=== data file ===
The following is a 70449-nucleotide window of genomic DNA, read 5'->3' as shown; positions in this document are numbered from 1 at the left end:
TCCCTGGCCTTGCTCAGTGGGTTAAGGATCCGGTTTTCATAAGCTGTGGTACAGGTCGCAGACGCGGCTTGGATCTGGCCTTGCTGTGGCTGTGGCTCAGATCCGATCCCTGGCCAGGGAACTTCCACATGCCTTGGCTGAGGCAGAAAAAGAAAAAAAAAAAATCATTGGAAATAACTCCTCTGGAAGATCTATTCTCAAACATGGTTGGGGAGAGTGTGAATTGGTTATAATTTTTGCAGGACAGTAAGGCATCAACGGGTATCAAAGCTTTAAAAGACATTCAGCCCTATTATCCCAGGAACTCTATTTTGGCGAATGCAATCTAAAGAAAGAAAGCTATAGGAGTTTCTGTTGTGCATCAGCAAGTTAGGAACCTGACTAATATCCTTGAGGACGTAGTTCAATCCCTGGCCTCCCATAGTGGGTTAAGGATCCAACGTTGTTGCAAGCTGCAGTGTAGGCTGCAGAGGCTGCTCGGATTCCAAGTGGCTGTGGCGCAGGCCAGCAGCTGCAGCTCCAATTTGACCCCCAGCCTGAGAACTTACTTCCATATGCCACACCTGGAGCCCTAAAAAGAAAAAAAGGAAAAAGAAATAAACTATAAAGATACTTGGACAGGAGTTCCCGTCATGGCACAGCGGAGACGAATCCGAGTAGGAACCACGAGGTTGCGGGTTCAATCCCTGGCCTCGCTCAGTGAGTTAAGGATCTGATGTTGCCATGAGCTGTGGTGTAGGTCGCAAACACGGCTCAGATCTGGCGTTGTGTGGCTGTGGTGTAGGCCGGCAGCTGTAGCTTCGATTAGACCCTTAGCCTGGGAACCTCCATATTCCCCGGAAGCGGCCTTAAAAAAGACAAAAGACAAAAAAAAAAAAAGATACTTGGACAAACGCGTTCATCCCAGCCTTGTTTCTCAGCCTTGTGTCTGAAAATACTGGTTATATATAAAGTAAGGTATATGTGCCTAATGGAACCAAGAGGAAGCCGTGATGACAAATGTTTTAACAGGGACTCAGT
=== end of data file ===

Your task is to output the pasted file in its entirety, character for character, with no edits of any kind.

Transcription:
The following is a 70449-nucleotide window of genomic DNA, read 5'->3' as shown; positions in this document are numbered from 1 at the left end:
TCCCTGGCCTTGCTCAGTGGGTTAAGGATCCGGTTTTCATAAGCTGTGGTACAGGTCGCAGACGCGGCTTGGATCTGGCCTTGCTGTGGCTGTGGCTCAGATCCGATCCCTGGCCAGGGAACTTCCACATGCCTTGGCTGAGGCAGAAAAAGAAAAAAAAAAAATCATTGGAAATAACTCCTCTGGAAGATCTATTCTCAAACATGGTTGGGGAGAGTGTGAATTGGTTATAATTTTTGCAGGACAGTAAGGCATCAACGGGTATCAAAGCTTTAAAAGACATTCAGCCCTATTATCCCAGGAACTCTATTTTGGCGAATGCAATCTAAAGAAAGAAAGCTATAGGAGTTTCTGTTGTGCATCAGCAAGTTAGGAACCTGACTAATATCCTTGAGGACGTAGTTCAATCCCTGGCCTCCCATAGTGGGTTAAGGATCCAACGTTGTTGCAAGCTGCAGTGTAGGCTGCAGAGGCTGCTCGGATTCCAAGTGGCTGTGGCGCAGGCCAGCAGCTGCAGCTCCAATTTGACCCCCAGCCTGAGAACTTACTTCCATATGCCACACCTGGAGCCCTAAAAAGAAAAAAAGGAAAAAGAAATAAACTATAAAGATACTTGGACAGGAGTTCCCGTCATGGCACAGCGGAGACGAATCCGAGTAGGAACCACGAGGTTGCGGGTTCAATCCCTGGCCTCGCTCAGTGAGTTAAGGATCTGATGTTGCCATGAGCTGTGGTGTAGGTCGCAAACACGGCTCAGATCTGGCGTTGTGTGGCTGTGGTGTAGGCCGGCAGCTGTAGCTTCGATTAGACCCTTAGCCTGGGAACCTCCATATTCCCCGGAAGCGGCCTTAAAAAAGACAAAAGACAAAAAAAAAAAAAGATACTTGGACAAACGCGTTCATCCCAGCCTTGTTTCTCAGCCTTGTGTCTGAAAATACTGGTTATATATAAAGTAAGGTATATGTGCCTAATGGAACCAAGAGGAAGCCGTGATGACAAATGTTTTAACAGGGACTCAGT